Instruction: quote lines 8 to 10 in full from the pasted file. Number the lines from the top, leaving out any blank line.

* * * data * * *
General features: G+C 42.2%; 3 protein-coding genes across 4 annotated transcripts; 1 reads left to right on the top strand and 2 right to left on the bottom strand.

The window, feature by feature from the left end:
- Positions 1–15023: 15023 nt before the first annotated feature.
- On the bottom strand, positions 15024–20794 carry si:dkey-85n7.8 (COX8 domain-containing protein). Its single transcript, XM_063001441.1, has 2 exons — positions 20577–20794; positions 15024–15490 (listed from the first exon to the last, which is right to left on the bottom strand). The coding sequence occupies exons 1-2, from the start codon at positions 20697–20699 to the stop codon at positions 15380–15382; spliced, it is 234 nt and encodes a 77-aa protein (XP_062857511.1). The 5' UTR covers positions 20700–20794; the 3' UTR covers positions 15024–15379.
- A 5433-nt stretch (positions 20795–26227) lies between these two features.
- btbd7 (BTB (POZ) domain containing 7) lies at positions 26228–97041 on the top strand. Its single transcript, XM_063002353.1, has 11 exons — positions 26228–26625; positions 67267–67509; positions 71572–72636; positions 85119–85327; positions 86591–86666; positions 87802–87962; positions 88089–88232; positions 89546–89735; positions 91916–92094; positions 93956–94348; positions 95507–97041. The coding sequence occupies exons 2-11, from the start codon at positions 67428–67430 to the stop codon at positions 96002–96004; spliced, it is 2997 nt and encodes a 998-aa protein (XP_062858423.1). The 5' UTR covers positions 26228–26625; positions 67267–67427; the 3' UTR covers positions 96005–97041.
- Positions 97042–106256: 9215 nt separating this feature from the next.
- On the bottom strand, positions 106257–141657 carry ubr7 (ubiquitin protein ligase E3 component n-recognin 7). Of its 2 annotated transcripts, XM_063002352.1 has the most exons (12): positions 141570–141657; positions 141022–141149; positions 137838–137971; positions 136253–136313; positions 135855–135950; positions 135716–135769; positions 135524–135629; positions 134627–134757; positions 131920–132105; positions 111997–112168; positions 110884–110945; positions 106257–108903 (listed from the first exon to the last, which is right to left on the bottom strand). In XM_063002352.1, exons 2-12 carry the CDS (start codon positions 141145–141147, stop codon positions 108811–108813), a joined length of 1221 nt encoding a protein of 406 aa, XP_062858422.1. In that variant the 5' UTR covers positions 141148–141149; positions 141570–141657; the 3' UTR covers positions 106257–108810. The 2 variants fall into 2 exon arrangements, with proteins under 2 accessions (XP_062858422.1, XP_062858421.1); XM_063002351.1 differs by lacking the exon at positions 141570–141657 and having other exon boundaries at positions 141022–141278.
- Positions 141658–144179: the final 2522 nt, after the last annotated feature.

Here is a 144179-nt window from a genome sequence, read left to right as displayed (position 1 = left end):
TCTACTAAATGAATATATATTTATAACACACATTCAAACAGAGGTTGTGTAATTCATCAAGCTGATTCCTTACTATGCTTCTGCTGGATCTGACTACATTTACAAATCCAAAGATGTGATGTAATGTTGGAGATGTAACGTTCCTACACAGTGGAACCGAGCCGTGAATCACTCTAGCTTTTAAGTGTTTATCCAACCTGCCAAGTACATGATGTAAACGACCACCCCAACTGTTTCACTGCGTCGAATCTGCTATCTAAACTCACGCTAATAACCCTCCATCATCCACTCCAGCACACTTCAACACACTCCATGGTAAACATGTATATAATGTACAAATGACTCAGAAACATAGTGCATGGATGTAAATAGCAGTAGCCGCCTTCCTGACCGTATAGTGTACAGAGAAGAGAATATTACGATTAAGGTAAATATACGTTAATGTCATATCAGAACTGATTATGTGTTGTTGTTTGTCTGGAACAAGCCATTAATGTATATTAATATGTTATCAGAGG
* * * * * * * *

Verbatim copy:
- On the bottom strand, positions 106257–141657 carry ubr7 (ubiquitin protein ligase E3 component n-recognin 7). Of its 2 annotated transcripts, XM_063002352.1 has the most exons (12): positions 141570–141657; positions 141022–141149; positions 137838–137971; positions 136253–136313; positions 135855–135950; positions 135716–135769; positions 135524–135629; positions 134627–134757; positions 131920–132105; positions 111997–112168; positions 110884–110945; positions 106257–108903 (listed from the first exon to the last, which is right to left on the bottom strand). In XM_063002352.1, exons 2-12 carry the CDS (start codon positions 141145–141147, stop codon positions 108811–108813), a joined length of 1221 nt encoding a protein of 406 aa, XP_062858422.1. In that variant the 5' UTR covers positions 141148–141149; positions 141570–141657; the 3' UTR covers positions 106257–108810. The 2 variants fall into 2 exon arrangements, with proteins under 2 accessions (XP_062858422.1, XP_062858421.1); XM_063002351.1 differs by lacking the exon at positions 141570–141657 and having other exon boundaries at positions 141022–141278.
- Positions 141658–144179: the final 2522 nt, after the last annotated feature.

Here is a 144179-nt window from a genome sequence, read left to right as displayed (position 1 = left end):